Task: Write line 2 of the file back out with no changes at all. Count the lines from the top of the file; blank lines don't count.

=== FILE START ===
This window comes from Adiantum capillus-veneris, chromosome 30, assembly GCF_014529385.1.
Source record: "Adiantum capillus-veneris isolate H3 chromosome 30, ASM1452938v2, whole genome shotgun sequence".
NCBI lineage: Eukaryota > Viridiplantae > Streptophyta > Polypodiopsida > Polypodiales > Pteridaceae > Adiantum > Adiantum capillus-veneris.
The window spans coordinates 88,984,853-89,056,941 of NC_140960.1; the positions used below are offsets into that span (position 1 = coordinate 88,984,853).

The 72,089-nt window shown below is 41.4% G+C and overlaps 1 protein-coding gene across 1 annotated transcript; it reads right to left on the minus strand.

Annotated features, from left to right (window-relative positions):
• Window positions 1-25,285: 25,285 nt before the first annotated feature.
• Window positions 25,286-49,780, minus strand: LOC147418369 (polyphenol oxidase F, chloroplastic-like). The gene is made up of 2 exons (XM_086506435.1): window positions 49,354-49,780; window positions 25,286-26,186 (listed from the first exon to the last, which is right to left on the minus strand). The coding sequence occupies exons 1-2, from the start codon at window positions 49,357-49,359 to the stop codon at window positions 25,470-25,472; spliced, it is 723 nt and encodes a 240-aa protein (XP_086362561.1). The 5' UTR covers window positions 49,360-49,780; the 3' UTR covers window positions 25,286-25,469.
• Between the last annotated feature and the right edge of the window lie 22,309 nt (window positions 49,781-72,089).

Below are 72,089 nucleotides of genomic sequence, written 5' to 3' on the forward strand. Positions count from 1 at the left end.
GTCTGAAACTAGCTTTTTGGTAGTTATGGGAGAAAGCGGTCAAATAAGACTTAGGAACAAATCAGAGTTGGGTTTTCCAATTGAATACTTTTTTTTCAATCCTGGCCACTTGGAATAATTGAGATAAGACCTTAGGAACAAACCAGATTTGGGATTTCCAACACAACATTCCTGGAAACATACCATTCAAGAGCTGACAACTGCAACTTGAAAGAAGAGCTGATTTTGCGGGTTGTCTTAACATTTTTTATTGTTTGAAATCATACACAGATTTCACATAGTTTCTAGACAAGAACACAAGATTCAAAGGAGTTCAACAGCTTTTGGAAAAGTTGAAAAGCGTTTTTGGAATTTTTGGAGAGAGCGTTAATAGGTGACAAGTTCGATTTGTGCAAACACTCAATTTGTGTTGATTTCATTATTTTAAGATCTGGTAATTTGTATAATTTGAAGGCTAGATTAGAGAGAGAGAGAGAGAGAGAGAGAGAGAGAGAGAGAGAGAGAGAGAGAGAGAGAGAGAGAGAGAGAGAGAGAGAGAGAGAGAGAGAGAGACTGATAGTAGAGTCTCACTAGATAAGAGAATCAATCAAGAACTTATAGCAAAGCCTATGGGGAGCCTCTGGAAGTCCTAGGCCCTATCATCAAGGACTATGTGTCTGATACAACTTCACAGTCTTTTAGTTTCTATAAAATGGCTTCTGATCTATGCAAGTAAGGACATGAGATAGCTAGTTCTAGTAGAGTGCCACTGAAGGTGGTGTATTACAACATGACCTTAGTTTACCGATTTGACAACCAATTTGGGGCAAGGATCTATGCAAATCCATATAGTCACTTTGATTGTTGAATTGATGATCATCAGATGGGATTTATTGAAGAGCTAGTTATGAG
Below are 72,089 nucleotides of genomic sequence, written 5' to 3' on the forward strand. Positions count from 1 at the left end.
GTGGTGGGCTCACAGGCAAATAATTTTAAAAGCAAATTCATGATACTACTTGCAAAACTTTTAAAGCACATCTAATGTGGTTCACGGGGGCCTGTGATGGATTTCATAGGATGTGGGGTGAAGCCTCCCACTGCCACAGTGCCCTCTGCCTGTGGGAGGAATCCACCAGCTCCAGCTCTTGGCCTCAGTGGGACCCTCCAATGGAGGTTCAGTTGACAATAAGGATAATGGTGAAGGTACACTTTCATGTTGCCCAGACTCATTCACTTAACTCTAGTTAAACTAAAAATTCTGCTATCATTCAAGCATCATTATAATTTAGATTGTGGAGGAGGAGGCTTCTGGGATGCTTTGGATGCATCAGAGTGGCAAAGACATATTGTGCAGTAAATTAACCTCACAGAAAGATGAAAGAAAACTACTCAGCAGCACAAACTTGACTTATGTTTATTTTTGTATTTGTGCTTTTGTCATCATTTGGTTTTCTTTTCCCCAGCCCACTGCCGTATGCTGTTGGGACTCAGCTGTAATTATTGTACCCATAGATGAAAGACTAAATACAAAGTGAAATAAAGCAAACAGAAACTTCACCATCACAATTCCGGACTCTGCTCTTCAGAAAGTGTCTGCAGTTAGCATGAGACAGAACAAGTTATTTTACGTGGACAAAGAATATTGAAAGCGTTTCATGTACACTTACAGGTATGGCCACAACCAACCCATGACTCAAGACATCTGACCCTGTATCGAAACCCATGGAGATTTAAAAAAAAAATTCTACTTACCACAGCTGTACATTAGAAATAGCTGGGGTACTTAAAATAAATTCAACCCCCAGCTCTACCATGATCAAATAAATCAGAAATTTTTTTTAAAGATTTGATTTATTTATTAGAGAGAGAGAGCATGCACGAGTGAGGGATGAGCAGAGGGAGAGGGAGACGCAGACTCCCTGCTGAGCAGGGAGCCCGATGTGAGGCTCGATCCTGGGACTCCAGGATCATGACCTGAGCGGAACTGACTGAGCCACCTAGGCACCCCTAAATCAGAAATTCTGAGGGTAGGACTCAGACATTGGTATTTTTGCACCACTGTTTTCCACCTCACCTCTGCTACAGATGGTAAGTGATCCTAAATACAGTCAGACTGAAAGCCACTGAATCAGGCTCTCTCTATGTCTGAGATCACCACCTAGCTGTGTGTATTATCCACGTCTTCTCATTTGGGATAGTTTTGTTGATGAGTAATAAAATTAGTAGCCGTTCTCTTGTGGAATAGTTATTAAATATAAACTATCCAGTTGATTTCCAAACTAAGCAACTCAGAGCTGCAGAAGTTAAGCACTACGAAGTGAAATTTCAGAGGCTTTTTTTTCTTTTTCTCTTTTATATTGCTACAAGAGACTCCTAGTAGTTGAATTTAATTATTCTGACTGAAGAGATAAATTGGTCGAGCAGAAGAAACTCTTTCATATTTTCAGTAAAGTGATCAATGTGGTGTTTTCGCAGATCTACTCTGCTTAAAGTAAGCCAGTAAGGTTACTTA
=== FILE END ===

Source record: "Adiantum capillus-veneris isolate H3 chromosome 30, ASM1452938v2, whole genome shotgun sequence".